This post was sponsored by Ohio. Find It Here. and Experience Hartville. Photos and opinions are our own.
Even after living almost 20 years in Ohio, I’m always happy to find new things to discover. I know there are small towns and parks, roadside attractions and museums, historic neighborhoods and natural features all waiting to be explored across the state, and I’m glad to say we found a bit of fun in Hartville, Ohio.
Hartville sits between Akron and Canton, a small town with some big finds, from a massive indoor and outdoor market, to a giant restaurant with gift shops and a bakery (oh, the pies), to the country’s largest hardware store. These three things together form the Experience Hartville campus, offering acres of shopping, family fun, and good food.
We spent the night in Hartville during our trip, getting to experience a busy Friday night and Saturday on the campus. We stayed at the Comfort Suites Hartville-North Canton. The hotel is only a few years old, and is ranked #1 in the brand for cleanliness. The hotel includes an indoor pool and hot tub, a convenience store, and breakfast in the mornings.
After we checked into the hotel Friday night, Christa Kozy, who heads up marketing and group tours for the Hartville Kitchen and the surrounding campus, took us on a tour of the Hartville MarketPlace & Flea Market, which features 60 vendors over three acres of indoor shopping.
At the MarketPlace we got to meet Seth Coblentz, who’s the fourth generation of his family running the market. His great-grandfather Sol Miller started it as a livestock auction in 1939, and since that time it’s grown exponentially, moving into its current site in 2002. Near the front of the market is a small display showing the timeline of the market and artifacts like original menus and ledgers.
The Indoor Market covers two floors, with vendors selling toys, antiques, books, furniture, clothing, crafts, body care products, you name it. The lower level includes a food court with sandwiches, coffee, donuts, meats and seafood, popcorn, baked goods. It’s all a sight to behold.
One of our stops inside the market was World Chocolate, Inc. They craft chocolates, as well as molds, equipment, and lots of private labels. They also offer small tours of their production space to learn about the history of chocolate, how it’s made, and watch them craft and package small batches.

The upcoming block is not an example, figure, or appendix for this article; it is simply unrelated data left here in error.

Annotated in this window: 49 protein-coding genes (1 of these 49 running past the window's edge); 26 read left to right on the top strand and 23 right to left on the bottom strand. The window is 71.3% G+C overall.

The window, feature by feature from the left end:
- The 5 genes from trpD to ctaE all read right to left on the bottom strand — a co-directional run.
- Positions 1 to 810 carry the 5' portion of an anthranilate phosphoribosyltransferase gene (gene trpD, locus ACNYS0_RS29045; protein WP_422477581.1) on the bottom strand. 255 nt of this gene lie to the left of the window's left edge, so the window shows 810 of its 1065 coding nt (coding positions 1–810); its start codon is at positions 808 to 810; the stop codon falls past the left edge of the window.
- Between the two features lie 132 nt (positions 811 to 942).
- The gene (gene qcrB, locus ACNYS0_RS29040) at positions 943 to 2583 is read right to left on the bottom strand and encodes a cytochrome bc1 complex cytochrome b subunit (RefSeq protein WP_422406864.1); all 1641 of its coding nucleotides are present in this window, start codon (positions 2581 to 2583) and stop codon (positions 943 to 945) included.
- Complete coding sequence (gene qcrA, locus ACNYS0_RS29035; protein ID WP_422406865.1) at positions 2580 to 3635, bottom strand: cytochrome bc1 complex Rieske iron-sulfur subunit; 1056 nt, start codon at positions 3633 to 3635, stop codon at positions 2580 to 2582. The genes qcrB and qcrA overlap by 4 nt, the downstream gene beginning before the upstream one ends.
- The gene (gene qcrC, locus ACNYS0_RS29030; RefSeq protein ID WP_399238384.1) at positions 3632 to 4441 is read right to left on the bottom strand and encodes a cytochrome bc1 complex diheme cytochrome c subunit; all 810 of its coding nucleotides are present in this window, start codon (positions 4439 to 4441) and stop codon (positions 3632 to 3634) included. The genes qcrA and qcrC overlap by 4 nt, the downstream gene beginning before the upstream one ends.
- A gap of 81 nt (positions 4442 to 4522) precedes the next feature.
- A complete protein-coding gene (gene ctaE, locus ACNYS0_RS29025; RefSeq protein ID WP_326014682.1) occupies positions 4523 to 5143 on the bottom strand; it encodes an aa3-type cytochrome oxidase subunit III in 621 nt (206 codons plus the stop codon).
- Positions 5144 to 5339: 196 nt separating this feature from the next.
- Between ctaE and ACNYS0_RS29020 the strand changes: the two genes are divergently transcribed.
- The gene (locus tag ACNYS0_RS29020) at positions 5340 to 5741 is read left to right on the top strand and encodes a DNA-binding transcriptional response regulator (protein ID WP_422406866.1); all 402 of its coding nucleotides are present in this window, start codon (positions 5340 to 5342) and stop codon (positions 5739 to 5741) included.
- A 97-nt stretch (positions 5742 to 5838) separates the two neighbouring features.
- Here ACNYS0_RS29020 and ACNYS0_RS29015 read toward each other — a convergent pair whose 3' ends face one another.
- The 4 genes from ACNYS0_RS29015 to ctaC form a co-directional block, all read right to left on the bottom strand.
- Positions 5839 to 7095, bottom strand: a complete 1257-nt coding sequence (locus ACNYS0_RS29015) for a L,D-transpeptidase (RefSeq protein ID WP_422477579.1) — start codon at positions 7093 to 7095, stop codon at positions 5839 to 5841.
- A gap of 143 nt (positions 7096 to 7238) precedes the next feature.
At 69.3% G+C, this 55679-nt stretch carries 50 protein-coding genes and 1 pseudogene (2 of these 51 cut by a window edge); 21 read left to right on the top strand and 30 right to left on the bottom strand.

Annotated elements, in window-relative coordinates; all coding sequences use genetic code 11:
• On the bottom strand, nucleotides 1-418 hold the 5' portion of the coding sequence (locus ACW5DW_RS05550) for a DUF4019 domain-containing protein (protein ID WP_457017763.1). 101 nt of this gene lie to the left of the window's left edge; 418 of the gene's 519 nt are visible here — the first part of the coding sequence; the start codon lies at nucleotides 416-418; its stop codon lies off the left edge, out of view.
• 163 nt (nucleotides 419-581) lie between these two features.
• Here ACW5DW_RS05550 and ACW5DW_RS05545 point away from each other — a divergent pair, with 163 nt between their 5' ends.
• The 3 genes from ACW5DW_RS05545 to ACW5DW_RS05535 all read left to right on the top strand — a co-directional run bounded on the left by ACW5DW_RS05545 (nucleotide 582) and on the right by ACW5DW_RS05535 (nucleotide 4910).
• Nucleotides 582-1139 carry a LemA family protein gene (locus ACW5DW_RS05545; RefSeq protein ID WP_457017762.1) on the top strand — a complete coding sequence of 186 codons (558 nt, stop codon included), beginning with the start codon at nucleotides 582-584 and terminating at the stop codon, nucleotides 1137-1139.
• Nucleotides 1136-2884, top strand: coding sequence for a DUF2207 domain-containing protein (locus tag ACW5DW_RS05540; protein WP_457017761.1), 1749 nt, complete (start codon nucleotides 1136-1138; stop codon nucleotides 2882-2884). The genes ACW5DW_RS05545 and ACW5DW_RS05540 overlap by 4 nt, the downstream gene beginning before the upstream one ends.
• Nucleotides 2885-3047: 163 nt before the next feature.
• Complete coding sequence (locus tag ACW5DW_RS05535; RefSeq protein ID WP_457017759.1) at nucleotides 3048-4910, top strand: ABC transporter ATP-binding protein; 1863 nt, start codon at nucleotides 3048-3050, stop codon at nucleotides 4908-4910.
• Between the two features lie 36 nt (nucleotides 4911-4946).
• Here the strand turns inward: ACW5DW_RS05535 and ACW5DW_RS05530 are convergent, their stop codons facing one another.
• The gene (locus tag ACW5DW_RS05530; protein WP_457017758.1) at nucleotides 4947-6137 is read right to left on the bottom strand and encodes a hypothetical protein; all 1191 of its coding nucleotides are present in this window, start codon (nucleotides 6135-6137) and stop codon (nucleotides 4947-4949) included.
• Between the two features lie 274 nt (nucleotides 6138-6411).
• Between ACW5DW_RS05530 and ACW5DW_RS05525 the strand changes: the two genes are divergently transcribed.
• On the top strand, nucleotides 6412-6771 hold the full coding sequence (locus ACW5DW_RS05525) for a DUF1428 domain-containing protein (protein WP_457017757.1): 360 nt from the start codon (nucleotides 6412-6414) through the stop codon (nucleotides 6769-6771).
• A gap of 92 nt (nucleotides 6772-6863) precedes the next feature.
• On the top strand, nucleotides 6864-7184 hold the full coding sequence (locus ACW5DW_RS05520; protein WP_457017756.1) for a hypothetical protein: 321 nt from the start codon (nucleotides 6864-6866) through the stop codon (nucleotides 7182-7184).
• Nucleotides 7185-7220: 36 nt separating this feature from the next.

One of the favorite features of World Chocolate, Inc. is their Creation Station in the retail shop, where you can – wait for it – create your own chocolate bar! You select dark, milk, or white chocolate, then choose from dozens of additions like fruits, nuts, pretzels, candies. Then it chills on a slow conveyor belt, and they box it up for you! We all created our own versions – mine was like a PB&J: milk chocolate with dried cherries (one of World Chocolate’s owners has a cherry orchard in Michigan) and peanuts.
After our tour of the indoor market, we stepped outside into a lovely evening for the massive Outdoor Flea Market. The market is open four days a week and spans 12 acres, with space for nearly 1000 vendors. There are large covered pavilions as well as open spaces; you could spend hours and hours searching through local produce, antiques, books, toys, vintage video games, everything under the sun.
The market hosts dozens of events throughout the year, from night markets to holiday happenings, individual shows for coins, antiques, sports cards, plus craft shows. Our visit coincided with a night of local food trucks and live music. The lines were a little long, but we toughed it out and enjoyed crispy wood-fired pizzas from Boone Creek Pizza and a pulled pork and slaw dog + a brisket and mac & cheese burrito from Poagie’s BBQ.
After dinner we strolled the market a bit more, then Seth gave us a lift back to the hotel for a little time at the pool.
The next morning dawned bright and sunny, and we set off early to scope out some of the shops and restaurants in downtown Hartville, just a few minutes down the road from the campus.
In particular I had to wander around the Maple Street Gallery; it wasn’t open, but being a train enthusiast I just had to see the building – which is the old Hartville station – and the train cars converted to gallery space.
And then it was off to breakfast at the Front Porch Cafe. Front Porch makes its home in part of the original Hartville Hardware building; its spacious corner digs feature multiple rooms, booths, and a big patio. Owners Lyn and Pam wanted first and foremost a coffee shop and music venue, and slowly added breakfast and lunch. For their coffee, they use Hemisphere Coffee Roasters out of Mechanicsburg, Ohio.
And we have to say they really knocked it out of the park with the breakfast. It’s all thoughtfully prepared and plated. We sampled a cortado, iced pour over, and frozen hot chocolates, then worked our way through avocado toast with properly fried eggs, biscuits and gravy, chicken and waffles, and a croissant breakfast sandwich. We also tried a chocolate muffin; Lyn insisted we have it warmed up with a scoop of their homemade vanilla ice cream, which was just terrific. Well done, all around!